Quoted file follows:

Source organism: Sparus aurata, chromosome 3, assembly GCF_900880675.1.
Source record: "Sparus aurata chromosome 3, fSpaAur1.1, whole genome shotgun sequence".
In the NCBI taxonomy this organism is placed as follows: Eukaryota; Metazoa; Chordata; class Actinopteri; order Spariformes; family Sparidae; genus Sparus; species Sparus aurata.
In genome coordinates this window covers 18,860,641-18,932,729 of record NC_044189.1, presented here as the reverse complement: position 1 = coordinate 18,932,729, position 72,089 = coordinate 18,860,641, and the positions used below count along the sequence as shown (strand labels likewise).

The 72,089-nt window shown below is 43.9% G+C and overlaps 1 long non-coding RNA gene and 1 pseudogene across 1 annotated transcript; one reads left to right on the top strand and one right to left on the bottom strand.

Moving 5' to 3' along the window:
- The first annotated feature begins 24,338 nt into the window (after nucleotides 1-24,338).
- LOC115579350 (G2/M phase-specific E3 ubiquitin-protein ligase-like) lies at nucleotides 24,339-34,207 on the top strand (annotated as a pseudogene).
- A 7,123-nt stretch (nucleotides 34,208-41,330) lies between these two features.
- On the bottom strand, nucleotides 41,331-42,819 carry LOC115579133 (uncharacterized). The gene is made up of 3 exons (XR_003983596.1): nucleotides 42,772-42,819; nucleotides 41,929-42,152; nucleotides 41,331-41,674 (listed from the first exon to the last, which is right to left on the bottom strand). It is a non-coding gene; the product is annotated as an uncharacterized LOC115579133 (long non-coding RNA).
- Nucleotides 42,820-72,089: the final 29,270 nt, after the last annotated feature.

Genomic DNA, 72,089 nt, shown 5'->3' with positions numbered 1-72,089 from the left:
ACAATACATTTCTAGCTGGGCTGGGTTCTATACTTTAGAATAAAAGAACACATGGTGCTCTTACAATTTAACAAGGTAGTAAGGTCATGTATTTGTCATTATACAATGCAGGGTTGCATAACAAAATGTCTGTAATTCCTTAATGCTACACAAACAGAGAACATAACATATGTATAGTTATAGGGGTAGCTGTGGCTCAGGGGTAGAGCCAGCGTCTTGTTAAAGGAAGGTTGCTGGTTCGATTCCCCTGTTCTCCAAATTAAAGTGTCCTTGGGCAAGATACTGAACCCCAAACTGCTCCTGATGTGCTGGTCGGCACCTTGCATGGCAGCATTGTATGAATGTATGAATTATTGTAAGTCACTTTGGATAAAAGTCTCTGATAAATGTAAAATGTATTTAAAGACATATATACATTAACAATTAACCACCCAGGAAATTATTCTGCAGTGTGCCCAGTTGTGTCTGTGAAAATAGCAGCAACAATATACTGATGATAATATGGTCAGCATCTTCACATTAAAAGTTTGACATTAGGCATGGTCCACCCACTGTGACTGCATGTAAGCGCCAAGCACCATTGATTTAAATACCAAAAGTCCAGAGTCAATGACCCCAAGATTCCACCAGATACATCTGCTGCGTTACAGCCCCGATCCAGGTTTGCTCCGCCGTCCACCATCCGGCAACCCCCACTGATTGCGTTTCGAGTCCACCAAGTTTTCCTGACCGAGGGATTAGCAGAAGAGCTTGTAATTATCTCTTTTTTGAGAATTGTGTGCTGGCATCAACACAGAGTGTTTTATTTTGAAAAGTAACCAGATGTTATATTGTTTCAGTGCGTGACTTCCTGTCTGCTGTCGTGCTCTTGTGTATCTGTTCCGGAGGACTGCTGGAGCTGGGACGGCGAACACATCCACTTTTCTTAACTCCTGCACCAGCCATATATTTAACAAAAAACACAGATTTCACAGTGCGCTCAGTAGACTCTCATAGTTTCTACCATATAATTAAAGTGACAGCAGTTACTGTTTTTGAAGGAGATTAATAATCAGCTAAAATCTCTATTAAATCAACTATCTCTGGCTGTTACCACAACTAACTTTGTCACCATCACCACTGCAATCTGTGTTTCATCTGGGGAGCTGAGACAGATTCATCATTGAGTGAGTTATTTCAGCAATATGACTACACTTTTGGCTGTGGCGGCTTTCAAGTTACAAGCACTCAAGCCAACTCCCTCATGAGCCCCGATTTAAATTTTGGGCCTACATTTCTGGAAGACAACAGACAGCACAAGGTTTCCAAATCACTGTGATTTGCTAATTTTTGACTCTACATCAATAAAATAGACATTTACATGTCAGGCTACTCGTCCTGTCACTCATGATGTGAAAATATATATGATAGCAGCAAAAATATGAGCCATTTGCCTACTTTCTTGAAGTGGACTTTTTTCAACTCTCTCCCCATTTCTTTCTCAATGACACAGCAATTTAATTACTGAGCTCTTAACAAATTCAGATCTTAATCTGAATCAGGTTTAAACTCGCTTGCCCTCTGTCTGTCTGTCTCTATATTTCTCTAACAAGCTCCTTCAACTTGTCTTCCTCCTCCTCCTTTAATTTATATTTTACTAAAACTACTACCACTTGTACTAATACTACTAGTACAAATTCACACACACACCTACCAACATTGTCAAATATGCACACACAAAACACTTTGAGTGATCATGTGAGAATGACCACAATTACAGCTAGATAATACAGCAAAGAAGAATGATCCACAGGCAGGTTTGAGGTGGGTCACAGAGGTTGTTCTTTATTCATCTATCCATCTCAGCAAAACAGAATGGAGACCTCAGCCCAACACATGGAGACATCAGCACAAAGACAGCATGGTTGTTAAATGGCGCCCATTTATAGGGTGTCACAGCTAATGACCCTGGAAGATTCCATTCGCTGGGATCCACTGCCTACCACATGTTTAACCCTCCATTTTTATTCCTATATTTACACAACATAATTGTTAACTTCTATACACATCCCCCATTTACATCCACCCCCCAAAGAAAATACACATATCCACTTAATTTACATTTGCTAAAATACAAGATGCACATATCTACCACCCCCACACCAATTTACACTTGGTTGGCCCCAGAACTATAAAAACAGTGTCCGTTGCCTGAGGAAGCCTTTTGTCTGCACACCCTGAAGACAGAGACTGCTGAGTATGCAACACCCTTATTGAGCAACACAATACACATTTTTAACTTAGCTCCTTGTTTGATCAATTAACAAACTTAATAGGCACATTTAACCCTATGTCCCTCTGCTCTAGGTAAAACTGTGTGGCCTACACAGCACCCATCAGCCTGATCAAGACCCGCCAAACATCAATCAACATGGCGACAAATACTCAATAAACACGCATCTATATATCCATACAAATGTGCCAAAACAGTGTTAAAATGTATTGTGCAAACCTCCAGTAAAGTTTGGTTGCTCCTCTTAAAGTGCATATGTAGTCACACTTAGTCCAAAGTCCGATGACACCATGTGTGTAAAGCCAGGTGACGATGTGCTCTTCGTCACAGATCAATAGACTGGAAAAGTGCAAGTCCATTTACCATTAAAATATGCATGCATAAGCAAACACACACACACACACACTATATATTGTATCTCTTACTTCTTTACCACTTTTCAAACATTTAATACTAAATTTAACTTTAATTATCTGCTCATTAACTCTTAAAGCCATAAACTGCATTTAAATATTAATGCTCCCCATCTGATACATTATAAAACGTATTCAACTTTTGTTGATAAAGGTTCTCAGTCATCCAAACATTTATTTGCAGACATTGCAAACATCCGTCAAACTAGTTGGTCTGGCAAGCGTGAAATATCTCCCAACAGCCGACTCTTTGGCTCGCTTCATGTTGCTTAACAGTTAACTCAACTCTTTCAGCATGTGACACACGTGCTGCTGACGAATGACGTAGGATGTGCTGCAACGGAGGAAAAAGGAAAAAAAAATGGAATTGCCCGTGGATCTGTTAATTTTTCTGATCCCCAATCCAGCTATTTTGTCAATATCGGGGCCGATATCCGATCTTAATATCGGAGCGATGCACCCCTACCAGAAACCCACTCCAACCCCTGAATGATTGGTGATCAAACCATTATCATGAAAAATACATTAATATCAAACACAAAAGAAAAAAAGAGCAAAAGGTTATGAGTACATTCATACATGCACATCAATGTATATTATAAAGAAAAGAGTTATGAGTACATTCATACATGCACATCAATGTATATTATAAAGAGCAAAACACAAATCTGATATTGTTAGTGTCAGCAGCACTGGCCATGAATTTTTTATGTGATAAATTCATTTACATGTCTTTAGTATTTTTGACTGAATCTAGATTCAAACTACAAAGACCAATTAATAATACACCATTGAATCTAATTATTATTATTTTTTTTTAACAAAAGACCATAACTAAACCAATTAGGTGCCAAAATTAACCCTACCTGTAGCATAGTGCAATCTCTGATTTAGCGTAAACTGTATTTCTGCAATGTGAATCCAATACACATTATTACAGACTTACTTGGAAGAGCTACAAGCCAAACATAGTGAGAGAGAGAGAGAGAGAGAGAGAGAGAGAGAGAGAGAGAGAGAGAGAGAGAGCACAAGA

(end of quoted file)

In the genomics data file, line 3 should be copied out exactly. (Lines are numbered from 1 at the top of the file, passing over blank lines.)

In the NCBI taxonomy this organism is placed as follows: Eukaryota; Metazoa; Chordata; class Actinopteri; order Spariformes; family Sparidae; genus Sparus; species Sparus aurata.